- When you can't find the question, segue, or words to bring out what the other person wants to say, disrupt the conversation with silence.
# Saying No
- When the team no longer questions the decisions of a manager, that manager feels like his decisions are always correct, which is statistically impossible.
- Saying no forces an idea to defend itself with facts, and for your manager to stop and think.
- Saying no is saying "stop"; when everyone thrives on movement, the ability to strategically choose when to stop is a sign of a manager willing to defy convention.
- Don't be paralyzed by the fact that you're one big, bad decision from being out of a job. Embrace the confidence of being "the boss."
- You are responsible for making great decisions, and the best way to do that is to involve as much of your team as possible in those decisions.
- By including your team in the decision process and creating an environment where they can say no, you're creating trust.
# PART II: The Process is the Product
# The Process Myth
- Engineers don't hate process. They hate process that can't be defended
- Don't create or defend process created as a means of control. Focus on building documentation of culture and values for the next employee
- HR is good at defining process and bad at explaining the culture. Process should be written by those who are also experts in the culture
- When cultural bellwethers leave, so does their cultural context and understanding of the root pain that defined all the bullet items in formal processes
- A healthy process is required to stand up to scrutiny, and when a process fails to do so, it must change.
# How to Start
- 3 phases of starting:
- worrying about starting
- preparing to begin
- you've begun
- Stress is a creativity buzz kill. When you're stressed, you're in survival mode, but elegant solutions require offense
- Mornings have the gift of optimism because nothing has screwed up your day yet
- Evenings are dark, repetitive reminders that no matter what you do, time is going to pass and you've likely wasted some of it
- Mornings allow you to flex the creative side of your brain; evenings, when you're tired, allow you to flex the logical side
- A hard thing is never done by reading a book or an article about doing it; a hard thing is done by figuring out how to start
# Taking Time to Think
- Schedule a brainstorm meeting and a prototype meeting in the same week, so that no one forgets everything over the weekend
- Assuming you have an idea of what to talk about, invite those with an educated opinion; otherwise invite people chosen at random
- Avoid inviting "obstructionists" who map every new idea against previous experience and then declare the idea "unoriginal"
- Leave the first meeting with five hot topics that people want to address. Create prototypes, wireframes, etc. in the second meeting
- Red flags as weeks pass are constantly revisiting decisions, the same list of attendees, people venting for too long, and the to-do list always growing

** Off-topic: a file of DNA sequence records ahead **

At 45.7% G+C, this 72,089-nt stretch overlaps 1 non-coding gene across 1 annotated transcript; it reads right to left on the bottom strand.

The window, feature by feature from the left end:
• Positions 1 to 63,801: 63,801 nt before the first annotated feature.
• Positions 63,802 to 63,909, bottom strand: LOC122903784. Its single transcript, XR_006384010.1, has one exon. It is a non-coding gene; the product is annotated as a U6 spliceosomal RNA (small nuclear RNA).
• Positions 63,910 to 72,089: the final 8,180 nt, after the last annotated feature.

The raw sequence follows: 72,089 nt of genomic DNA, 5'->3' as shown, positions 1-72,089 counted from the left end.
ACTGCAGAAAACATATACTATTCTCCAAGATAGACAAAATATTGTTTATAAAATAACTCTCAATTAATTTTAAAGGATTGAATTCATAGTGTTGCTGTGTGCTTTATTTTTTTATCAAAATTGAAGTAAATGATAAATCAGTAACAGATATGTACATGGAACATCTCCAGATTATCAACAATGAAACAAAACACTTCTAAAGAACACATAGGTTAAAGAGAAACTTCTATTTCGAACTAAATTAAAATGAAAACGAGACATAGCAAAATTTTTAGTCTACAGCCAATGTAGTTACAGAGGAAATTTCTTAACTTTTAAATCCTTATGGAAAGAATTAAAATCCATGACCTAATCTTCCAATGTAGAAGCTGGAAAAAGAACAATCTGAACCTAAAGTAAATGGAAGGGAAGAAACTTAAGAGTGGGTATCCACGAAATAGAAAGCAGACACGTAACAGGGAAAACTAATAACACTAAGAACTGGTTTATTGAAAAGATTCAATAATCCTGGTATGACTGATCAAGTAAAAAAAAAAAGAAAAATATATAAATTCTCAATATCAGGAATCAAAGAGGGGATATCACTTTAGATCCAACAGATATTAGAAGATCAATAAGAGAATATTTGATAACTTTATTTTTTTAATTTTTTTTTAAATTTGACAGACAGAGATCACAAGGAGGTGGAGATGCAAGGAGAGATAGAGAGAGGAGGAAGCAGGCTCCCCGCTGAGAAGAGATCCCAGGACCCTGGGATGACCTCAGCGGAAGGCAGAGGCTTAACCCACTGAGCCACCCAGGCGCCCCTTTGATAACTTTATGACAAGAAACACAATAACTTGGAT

- These meetings will slowly die off as you move from design to development. In general, questions should be getting answered, not created
# Hacking is Important
- Hacking creates new things which is a disruptive act, which scares the reasonable people who represent the majority.
- Those who are responsible for maintaining and building on success will not understand why hacking is important.
- A healthy product company is a contradiction: it seeks normality and predictability but must also build something new to disrupt the desired consistency.
# Entropy Crushers
- A project manager is responsible for shipping a product
- A product manager is responsible for making sure the right product is shipped
- A program manager is a combination of both that handles multiple interrelated projects, such as an operating system.
- Each new person on your team increases the cost of communication of ideas, making decisions, and detecting and fixing errors.
- If you're a full-time engineering manager of growing team, but you're also serving as a project manager, then you're half-assing one of those jobs
- A good project manager will measure, control, and crush entropy. They own execution of the machine ensuring that everything gets done.
- A good engineering manager will promote entropy in strategic areas and ignore others. The challenge is differentiating them.
# PART III: Versions of You
# Bored People Quit
- Boredom is not initially catastrophic. It shows up quietly and appears to pose no immediate threat, making it both easy to address and easy to ignore.
- To detect boredom, look for changes in daily routines, ask if they are bored, or they'll tell you and you just listen
- Every second someone is bored, a second passes on an internal clock, and after some amount of time they give up and quit
- For each person on your team you must be able to answer:
- Where are they going?
- What am I doing to get them there?
- If someone doesn't have a project that makes them light up, let them experiment. Your job isn't just building product, but building people.
- Share the crummy work fairly. Be aware of who's doing it, communicate that you're aware, and tell them when they're going to be done.
- Promising productive and creative time that is only taken away by urgent tasks only accelerates the boredom clock.
- Remove daily distractions that pull people away from their work. These are more costly than they appear from the overhead of context switching